LaVell Williams (1967-2018), Detroit Sound Conservancy’s Board President, who mentored a generation of music lovers, is remembered in this obituary.
LaVell Williams, who mentored a generation of music lovers in Detroit and around the world, died peacefully early Saturday, October 27th, at 12:03 am at Beaumont Hospital in Royal Oak surrounded by loved ones. He was 51 and a longtime resident of Roseville, Michigan.
LaVell Paul Williams was born 1967 in Pensacola, Florida but raised in Detroit, moving to Michigan when he was three. Music became a calling for him early on. He sang in his church choir as well choirs in the Detroit Public Schools. He graduated from Cooley High School in 1984 and went on to take courses at Center for Creative Studies (now the College for Creative Studies) in Detroit for photography.
Beginning in 1997 he spent over thirteen years working for the world-renowned retail music store Record Time in Roseville and Ferndale. There he became a hub of Detroit’s music community, especially the area’s dance music artists and fans, who trusted him with recommendations, feedback, and advice. During this time he was also a singer and songwriter for various recording labels and artists and regularly worked and attended Detroit’s Memorial Day techno festivals from their beginning. After leaving Record Time, he worked for Kasco Corporation of Royal Oak.
Throughout his life he gave back to various communities he cared for. He volunteered at the Michigan Lesbian & Gay Film Festival, AIDS Walk Detroit, and Pride. In 2000 LaVell volunteered to be a part of the AIDS Quilt at Hart Plaza, opening up quilts with the families of those lost. Later in life he became an advocate for arts and music preservation, joining the Friends of the E. Azalia Hackley Foundation at the Detroit Public Library before helping found Detroit Sound Conservancy, a nonprofit arts organization dedicated to preserving Detroit’s musical legacies across all genres in 2012.
In a 2014 interview with Detroit Sound Conservancy, he described the value of the arts to his life. “I don’t know what it’s like not to be musical,” he said. “I’ve always loved music. I’ve always loved poetry. I think one breeds the other. It’s been feeding me ever since—I can’t and I don’t live without it. It’s necessary. It’s what I love to do. It’s what I’m about.”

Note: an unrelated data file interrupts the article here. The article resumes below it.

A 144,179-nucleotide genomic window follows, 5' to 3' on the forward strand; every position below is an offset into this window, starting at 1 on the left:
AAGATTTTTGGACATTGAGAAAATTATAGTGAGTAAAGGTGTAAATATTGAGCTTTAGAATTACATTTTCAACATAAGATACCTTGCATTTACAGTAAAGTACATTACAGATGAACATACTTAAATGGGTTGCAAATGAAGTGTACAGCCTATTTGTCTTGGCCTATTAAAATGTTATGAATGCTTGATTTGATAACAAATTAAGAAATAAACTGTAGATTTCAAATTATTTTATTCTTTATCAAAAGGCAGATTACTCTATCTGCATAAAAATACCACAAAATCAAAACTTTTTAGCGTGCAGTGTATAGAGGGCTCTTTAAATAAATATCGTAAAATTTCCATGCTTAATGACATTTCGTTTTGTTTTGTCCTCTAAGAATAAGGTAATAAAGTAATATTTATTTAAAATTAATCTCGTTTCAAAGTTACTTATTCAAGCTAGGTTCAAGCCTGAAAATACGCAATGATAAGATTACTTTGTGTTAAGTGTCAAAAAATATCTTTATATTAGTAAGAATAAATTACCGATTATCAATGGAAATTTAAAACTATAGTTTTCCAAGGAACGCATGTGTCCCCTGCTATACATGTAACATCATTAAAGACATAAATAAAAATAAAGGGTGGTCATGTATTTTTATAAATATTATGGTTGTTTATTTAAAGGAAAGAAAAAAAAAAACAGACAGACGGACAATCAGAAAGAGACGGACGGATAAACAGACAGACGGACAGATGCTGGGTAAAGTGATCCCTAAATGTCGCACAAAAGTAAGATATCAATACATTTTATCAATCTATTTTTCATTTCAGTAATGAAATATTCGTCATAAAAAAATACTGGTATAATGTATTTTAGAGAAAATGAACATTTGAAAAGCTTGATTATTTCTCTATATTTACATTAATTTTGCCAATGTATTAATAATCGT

“I’ve always loved music. I’ve always loved poetry. I think one breeds the other. It’s been feeding me ever since — I can’t and I don’t live without it. It’s necessary. It’s what I love to do. It’s what I’m about.”
He is survived by his sister Ladonna and brother Al Davis, longtime friend Trish Kinsey, an aunt Carolyn Debrow of Detroit, son Robert (and Shembra) Erxleben and their son-to-be Robert Paul Erxleben, Shantilvia and James Davis and family of Detroit, Renae Debrow of Detroit, Marcia Mapp-Mims Detroit Michigan. He also leaves behind a host of friends, colleagues, and well wishers. He is predeceased by his Mother and Grandmother.
The family would like to thank his friends and the community for their support and love. A memorial service will be held on Saturday, November 3rd from at 4 to 6:30 pm at 1xRun, 2905 Beaufait Street, Detroit, Michigan 48207 followed by a life celebration dance party at The Works, 1846 Michigan Avenue, Detroit, Michigan 48216 from 7 to 10 pm.
You may also read LaVell’s entry at Michigan LGBTQ Remember here.
Edited to include video 23 February 2019
Edited to include Michigan LGBTQ Remember link on 10 September 2020.